Chinese studio Neri&Hu has added bamboo-lined booths and green glass lampshades to a Shanghai bar that specialises in one drink – punch.
Architects Lyndon Neri and Rossana Hu used reclaimed timber, bottle-green glass and blackened bronze piping to recreate the feeling of a back-alley bar for Punch, a 155-square-metre space located in the Jing’an district of the city. The bar is housed inside an existing building, at the top of a flight of stairs. A narrow passageway leads from the entrance into the L-shaped space, which is divided into two areas – a bar with a 60-person capacity at the front on the left and a series of booths arranged along the right hand side of the passage for more intimate gatherings. “This entry corridor is envisioned as an alleyway, not unlike those that define Shanghai’s old urban fabric – an exhilarated blurring of public and private spaces and an intersection of communal and domestic activities,” said Neri and Hu.
The booths and toilets located on one side of the bar are lined in a mixture of stained grey brickwork, graphic wallpaper and lengths of split bamboo. “Timber framing mimics the construction of traditional houses,” said the pair, “while decorative elements – custom-designed wallpaper, framed graphics and found objects – contribute to a sense of nostalgia and humble domesticity.” Pieces of reclaimed timber are laid in a zigzag pattern across the bathroom floors, and a copper tap spouts water over a reclaimed sink in the adjoining hallway. “The restrooms at the end of the corridor feature a solid concrete sink that is modelled after those frequently found in Shanghai alleyways for communal use,” explained the designers, “a tribute to the fast-disappearing vibrancy of traditional lane house living.”
A bar made from walnut wood and surrounded by blackened bronze piping is located in the more open bar space on the other side of the corridor. The bar specialises in variations of punch – a beverage made from a cocktail of aromatic and alcoholic ingredients – whose popularity the architects attribute to employees of English trading business the East India Company. “Brought from India to England by seamen and employees of the British East India Company, punch evolved from home-brewed recipes in the 15th century to become a popular sailor’s drink in the 17th and 18th centuries,” said Neri and Hu, “and has since then been elevated yet further to be served at elite social events. The word ‘punch’ originates from Sanskrit word panch, meaning ‘five’,” they added, “since the drink was originally made with just five ingredients: alcohol, sugar, lemon, water, and tea or spices.”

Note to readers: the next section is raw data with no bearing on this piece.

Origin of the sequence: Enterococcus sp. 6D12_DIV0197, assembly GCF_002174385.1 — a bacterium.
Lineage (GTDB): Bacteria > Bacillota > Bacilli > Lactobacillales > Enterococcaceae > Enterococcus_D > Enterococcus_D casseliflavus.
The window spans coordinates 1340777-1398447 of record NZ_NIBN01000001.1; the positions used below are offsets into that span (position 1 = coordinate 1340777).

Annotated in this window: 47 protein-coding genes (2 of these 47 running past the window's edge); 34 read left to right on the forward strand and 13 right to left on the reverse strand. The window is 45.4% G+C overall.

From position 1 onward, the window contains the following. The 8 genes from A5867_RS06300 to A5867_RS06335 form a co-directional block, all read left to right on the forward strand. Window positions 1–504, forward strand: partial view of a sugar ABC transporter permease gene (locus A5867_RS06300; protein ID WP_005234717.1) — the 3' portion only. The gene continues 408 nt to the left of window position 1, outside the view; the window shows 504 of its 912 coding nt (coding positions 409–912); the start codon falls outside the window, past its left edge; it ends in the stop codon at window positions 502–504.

Ingredients for the beverage are sorted into strains below signage reading “liquor, citrus, spice and sugar” behind the bar. Circular mirrors affixed to bronze framework above the bar reflect the glassware and liquor bottles. The studio also designed glassware and furniture for the space including punch bowls and glasses, wine carafes and wooden chairs. Pendant lights with bottle-green shades shaped like the tapered flute of a champagne glass hang from the ceiling, which is also draped with lengths of fabric. A perforated brick screen between the main bar and foyer is painted a matching green. The bespoke lighting, coupled with leather upholstery and oak floorboards, is intended to give this side of the bar a more upmarket appearance. “Contrasted with the darker, more intimate spaces of the alley, the public hall on the opposite side celebrates punch-drinking as a glamorous and sophisticated affair,” said the architects. “Strategically placed mirrors, glass and reflective surfaces build intrigue and theatricality, allowing unexpected views and moments of surprise and delight.”
Interior Architect and Interior Designer: Neri&Hu Design and Research Office / Lyndon Neri / Rossana Hu / Dirk Weiblen / Anqing Zhu / Harry Thomson / Christine Neri / Evelyn Chiu / Brian Lo / Jean-Philippe Bonzon
Bathroom fittings: Duravit and DC Design
Photography: Dirk Weiblen